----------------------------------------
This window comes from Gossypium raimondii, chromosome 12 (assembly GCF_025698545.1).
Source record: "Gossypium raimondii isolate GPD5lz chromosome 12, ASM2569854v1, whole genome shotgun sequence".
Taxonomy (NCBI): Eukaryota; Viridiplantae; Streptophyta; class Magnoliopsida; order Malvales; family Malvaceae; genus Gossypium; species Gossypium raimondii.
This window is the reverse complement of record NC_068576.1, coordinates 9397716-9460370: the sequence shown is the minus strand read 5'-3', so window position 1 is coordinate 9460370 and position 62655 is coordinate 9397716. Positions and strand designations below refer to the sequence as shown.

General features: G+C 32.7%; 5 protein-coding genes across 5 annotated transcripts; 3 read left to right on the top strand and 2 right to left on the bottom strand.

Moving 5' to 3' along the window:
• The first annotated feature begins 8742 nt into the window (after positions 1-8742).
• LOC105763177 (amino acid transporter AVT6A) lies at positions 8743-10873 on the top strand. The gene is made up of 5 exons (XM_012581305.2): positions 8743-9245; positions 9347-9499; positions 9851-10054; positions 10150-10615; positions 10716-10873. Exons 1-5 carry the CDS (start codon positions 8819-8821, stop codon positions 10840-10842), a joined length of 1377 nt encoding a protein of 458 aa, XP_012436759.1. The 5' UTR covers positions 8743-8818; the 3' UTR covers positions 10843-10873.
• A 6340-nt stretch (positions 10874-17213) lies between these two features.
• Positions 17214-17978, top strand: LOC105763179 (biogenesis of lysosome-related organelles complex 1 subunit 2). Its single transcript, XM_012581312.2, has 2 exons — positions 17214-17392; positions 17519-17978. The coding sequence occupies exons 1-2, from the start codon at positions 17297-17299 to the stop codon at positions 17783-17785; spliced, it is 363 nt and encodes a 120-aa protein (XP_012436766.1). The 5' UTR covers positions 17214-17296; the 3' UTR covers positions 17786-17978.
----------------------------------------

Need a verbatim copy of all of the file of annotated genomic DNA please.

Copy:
This window comes from Gossypium raimondii, chromosome 12 (assembly GCF_025698545.1).
Source record: "Gossypium raimondii isolate GPD5lz chromosome 12, ASM2569854v1, whole genome shotgun sequence".
Taxonomy (NCBI): Eukaryota; Viridiplantae; Streptophyta; class Magnoliopsida; order Malvales; family Malvaceae; genus Gossypium; species Gossypium raimondii.
This window is the reverse complement of record NC_068576.1, coordinates 9397716-9460370: the sequence shown is the minus strand read 5'-3', so window position 1 is coordinate 9460370 and position 62655 is coordinate 9397716. Positions and strand designations below refer to the sequence as shown.

General features: G+C 32.7%; 5 protein-coding genes across 5 annotated transcripts; 3 read left to right on the top strand and 2 right to left on the bottom strand.

Moving 5' to 3' along the window:
• The first annotated feature begins 8742 nt into the window (after positions 1-8742).
• LOC105763177 (amino acid transporter AVT6A) lies at positions 8743-10873 on the top strand. The gene is made up of 5 exons (XM_012581305.2): positions 8743-9245; positions 9347-9499; positions 9851-10054; positions 10150-10615; positions 10716-10873. Exons 1-5 carry the CDS (start codon positions 8819-8821, stop codon positions 10840-10842), a joined length of 1377 nt encoding a protein of 458 aa, XP_012436759.1. The 5' UTR covers positions 8743-8818; the 3' UTR covers positions 10843-10873.
• A 6340-nt stretch (positions 10874-17213) lies between these two features.
• Positions 17214-17978, top strand: LOC105763179 (biogenesis of lysosome-related organelles complex 1 subunit 2). Its single transcript, XM_012581312.2, has 2 exons — positions 17214-17392; positions 17519-17978. The coding sequence occupies exons 1-2, from the start codon at positions 17297-17299 to the stop codon at positions 17783-17785; spliced, it is 363 nt and encodes a 120-aa protein (XP_012436766.1). The 5' UTR covers positions 17214-17296; the 3' UTR covers positions 17786-17978.